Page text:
"Even though I've had past stumbles here, and it hasn't technically been my best race track, we know we are fully capable of winning at any race track," Hamlin said. "It doesn't matter what the past history is."
Hamlin has never won on the mile concrete track in 27 races dating to 2006. He has only four top-five finishes, did not finish four times and his average finish is just 17.5. He finished 21st in the No. 11 Toyota in the May race at Dover.
But to win a championship, a driver must often excel in crunch time on a track that gives him fits. With four wins this season, Hamlin is enjoying a renaissance with new crew chief Chris Gabehart. Hamlin said the chemistry gives him confidence to remain in championship contention.
"I think a lot of it comes from the crew chief," Hamlin said. "I think that he's done a phenomenal job when you go back to races for the second time, adjusting based off the information that I gave him. I think that's been our strong suit."
Hamlin will lead the field to green in his 500th career NASCAR Cup Series start. Richard Petty at Trenton in 1970 and Matt Kenseth at New Hampshire in 2013 are the only drivers to win their 500th start.
JGR has 15 wins this season and needs three more in seven races to match Hendrick Motorsports' record total of 18 in 2007. Playoff drivers took up most of the top 10: Kyle Larson joins Hamlin on the front row, Martin Truex Jr. starts third, Kevin Harvick fourth, Chase Elliott fifth and William Byron sixth. Ryan Blaney starts 10th. Reigning series champion Joey Logano qualified 14th, Brad Keselowski 16th and Clint Bowyer 17th.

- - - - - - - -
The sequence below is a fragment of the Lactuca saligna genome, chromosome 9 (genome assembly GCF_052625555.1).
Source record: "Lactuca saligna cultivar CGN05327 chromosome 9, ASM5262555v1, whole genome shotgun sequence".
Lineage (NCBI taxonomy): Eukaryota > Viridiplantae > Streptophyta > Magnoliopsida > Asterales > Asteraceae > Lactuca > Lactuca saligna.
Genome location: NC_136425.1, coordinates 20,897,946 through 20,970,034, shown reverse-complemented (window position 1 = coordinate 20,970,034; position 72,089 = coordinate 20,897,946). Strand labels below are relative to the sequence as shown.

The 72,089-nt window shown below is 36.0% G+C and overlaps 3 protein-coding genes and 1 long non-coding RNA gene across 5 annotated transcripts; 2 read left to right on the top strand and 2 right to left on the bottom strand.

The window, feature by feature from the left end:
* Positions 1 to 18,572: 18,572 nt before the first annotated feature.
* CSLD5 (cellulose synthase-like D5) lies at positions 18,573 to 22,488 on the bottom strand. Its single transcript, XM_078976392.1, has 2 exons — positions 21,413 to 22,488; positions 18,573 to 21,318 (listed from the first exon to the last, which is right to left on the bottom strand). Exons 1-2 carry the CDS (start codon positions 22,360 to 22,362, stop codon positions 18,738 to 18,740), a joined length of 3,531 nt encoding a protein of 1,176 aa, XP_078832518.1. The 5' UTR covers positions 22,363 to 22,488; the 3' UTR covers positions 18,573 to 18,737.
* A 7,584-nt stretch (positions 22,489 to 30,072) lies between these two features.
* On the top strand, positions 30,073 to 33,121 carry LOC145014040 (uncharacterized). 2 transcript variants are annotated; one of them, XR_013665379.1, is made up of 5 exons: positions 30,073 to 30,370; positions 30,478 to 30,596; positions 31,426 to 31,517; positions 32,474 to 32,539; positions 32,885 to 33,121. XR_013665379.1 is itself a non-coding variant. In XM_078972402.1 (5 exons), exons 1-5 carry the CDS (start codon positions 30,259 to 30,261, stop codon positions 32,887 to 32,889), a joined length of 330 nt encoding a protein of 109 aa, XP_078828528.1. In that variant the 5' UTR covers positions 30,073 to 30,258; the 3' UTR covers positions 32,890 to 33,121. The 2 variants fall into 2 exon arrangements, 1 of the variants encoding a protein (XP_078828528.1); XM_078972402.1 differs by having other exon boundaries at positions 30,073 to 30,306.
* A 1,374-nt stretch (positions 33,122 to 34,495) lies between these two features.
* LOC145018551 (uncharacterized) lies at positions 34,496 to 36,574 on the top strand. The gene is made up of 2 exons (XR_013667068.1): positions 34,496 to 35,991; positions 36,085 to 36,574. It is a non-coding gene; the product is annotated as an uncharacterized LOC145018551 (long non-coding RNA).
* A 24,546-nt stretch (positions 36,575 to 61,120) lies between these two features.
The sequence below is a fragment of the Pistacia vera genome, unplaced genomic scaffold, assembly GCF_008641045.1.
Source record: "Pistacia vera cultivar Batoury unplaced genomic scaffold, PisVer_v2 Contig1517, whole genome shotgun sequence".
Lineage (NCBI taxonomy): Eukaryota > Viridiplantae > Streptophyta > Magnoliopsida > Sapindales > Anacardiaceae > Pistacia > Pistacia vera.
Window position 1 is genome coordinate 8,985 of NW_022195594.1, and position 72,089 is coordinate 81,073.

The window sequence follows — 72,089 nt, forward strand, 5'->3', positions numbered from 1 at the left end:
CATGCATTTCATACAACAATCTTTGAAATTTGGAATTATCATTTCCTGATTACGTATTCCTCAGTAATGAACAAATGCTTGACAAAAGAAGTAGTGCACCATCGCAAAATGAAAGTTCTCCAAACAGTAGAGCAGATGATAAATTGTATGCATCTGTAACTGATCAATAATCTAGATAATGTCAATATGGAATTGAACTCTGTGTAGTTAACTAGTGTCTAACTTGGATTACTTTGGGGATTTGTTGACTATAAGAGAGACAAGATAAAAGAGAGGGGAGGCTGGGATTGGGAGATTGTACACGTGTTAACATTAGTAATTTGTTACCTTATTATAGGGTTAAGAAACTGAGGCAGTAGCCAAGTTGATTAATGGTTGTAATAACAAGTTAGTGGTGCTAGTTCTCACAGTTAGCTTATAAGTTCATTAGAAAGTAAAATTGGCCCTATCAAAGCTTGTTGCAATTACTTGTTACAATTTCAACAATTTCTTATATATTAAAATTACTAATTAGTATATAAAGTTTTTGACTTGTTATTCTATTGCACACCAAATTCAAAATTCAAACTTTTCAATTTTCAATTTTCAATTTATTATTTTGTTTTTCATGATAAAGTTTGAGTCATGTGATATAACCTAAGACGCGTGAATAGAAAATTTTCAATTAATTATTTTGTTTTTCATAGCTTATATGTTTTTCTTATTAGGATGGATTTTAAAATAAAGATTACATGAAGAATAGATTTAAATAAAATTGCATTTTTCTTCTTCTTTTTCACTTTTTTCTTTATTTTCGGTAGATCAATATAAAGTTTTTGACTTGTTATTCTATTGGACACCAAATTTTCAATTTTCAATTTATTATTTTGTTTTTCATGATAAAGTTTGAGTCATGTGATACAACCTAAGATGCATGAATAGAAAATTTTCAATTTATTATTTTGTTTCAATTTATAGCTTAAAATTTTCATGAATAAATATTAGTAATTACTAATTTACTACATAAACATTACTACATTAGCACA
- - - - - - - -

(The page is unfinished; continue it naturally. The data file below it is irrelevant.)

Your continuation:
"I told Denny a few days ago that I was going to get the pole. So, having him be just a little bit quicker than me is frustrating," Larson said. Kyle Busch was the worst qualifier among the 12 playoff drivers and starts 18th.
Four more drivers will be eliminated at the end of the round, which also includes Talladega Superspeedway and Kansas Speedway. Elliott and Bowman are the only drivers who finished in the top five in the spring races at each of the second-round tracks. Elliott's 4.3 average finish at Dover is tops among the 12 playoff drivers, and Larson's eight top-10s at Dover are the most for him at any track.
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